Photo Credit: Maggie Scruggs
Angst-ridden from a small town with a back pocket full of emo records? It’s clear Sylvia Rose Novak and I would’ve found one another had our hometowns been one and the same. Alas, Novak was down south in Alabama and I was in Southern California but somehow our paths have crossed now and I’m sure I’ll be heading out to see if she comes through with the My Chemical Romance cover she talked about. We not only engaged in emo-laced memories, but also what guided her towards leaving one genre for another, the new album, ‘A Miss / A Masterpiece,’ out May 20th, and more!
Kendra: There’s this joke that country music is all about loving your hometown and pop-punk is about hating it. For you, what was life like for teenage Sylvia back when you were a teen in Opelika, Alabama?
Sylvia Rose Novak: I feel like most teenagers hate their hometown. But I definitely had more than a few good reasons. The current version of Opelika (which I will admit doesn’t suck), with its bars and breweries and gastropubs, is not the same Opelika that I grew up in. The Opelika, AL that I lived in when I was a teenager had a hard time getting an Olive Garden because the local mega-Baptist church was worried about the fact that the chain sells alcohol on Sundays.
We finally got the Olive Garden when I was maybe 16. That same church was a church that a lot of my friends went to so, of course, I was invited. The first time I went I walked outside in the middle of the sermon – the pastor was preaching on the fact that mental illness is caused by demons and I, having received a bipolar disorder diagnosis the year prior, noped right out of there.
I was definitely an odd kid, but not unpopular by any means. I was always dating someone and had an amazing group of friends – even as one of the biggest band nerds you’d ever hope to meet. My friend Morgan (Hi, Morgan!) and I used to drive around in my purple PT Cruiser with the windows down and the moon roof open blasting Jimmy Eat World, Brand New, and Motion City Soundtrack CDs.
I feel like maybe this is another one of those areas in my life that I can’t pin down. I hated growing up in Opelika because I was an angsty and mentally unwell kid who didn’t know how to navigate being such. That’ll make you hate everything. Including where you live.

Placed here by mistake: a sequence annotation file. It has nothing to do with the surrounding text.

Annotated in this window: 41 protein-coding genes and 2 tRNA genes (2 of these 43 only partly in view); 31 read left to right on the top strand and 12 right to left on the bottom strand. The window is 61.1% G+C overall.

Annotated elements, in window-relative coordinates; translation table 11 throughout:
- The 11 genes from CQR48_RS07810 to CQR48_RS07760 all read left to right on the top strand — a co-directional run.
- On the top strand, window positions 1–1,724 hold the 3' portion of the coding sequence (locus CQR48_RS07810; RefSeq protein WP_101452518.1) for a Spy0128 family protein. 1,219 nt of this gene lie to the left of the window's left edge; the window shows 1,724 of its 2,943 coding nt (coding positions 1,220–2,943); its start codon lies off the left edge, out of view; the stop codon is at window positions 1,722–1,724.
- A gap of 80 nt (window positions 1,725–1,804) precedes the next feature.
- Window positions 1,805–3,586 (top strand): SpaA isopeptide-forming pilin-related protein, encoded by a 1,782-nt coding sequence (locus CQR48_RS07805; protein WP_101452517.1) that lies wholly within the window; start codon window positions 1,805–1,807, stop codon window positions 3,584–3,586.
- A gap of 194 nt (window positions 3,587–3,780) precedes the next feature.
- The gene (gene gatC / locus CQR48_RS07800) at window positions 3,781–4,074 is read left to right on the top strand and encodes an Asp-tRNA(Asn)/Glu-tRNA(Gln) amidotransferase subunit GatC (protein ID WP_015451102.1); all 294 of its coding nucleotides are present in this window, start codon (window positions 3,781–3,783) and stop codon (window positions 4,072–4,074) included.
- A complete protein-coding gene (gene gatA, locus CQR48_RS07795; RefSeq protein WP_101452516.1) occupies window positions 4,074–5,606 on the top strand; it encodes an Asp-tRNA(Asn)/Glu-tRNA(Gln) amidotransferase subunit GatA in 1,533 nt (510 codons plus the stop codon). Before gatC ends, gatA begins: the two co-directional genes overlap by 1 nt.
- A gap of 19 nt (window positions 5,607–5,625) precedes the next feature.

Looking back and looking at it now, it’s an absolutely gorgeous town full of genuine people and people that I genuinely love. Is it the area of the world that elected a bigoted football coach as a senator? Absolutely. And I am deeply ashamed of that. But Opelika has been – mostly – willing to try to grow and change with the times. You can’t say that about every southern town, for sure.
Kendra: I ask because you spent the first part of your musical career in the depths of Americana and country music, but are now going back to your first love of sorts and that’s rock music. Was there anyone or anything in particular that guided you towards this decision, or did you feel like…well, I’ve done what I wanted to do in one, let me tackle the other?
Sylvia Rose Novak: I’ve never really felt like I fit into the country or Americana music scene, which is hilarious because I’m probably the only artist in the genre that actually trains horses / teaches people to ride as their money job outside of music.
I remember when I first started making country music I had just had a pretty long weekend of discovering how gatekeepy people could be about who is and isn’t “real outlaw country” – hint: a lot of men don’t like women singing them cowboy songs.
It was August and I was moving a flatbed full of 50-pound hay bales into my hay shed by myself and dog cussing the whole genre.
My next logical move was Americana. I found it broader and thought I might enjoy myself a little more if I leaned into a rock-forward style of country music but all it did was confuse and polarize people. I stuck it out for a bit but I’ve been a bassist since I was 12 and couldn’t find a bass player that I liked more than myself. You’ve never seen people so confused. If you’re fronting a band in the country/Americana world you can either play a fiddle or an acoustic guitar. Maybe a hollow body electric. But not bass.
After four (!!!) full-length albums in six years failed to get me any real leverage in the industry, I decided I was done making music that I had come to hate making for the sake of people who wouldn’t even purchase my music v. streaming it. Who couldn’t even be bothered to share it on social media when I released something new or had a local show. These are, of course, the same people who complained when I started playing my new – heavier – songs live.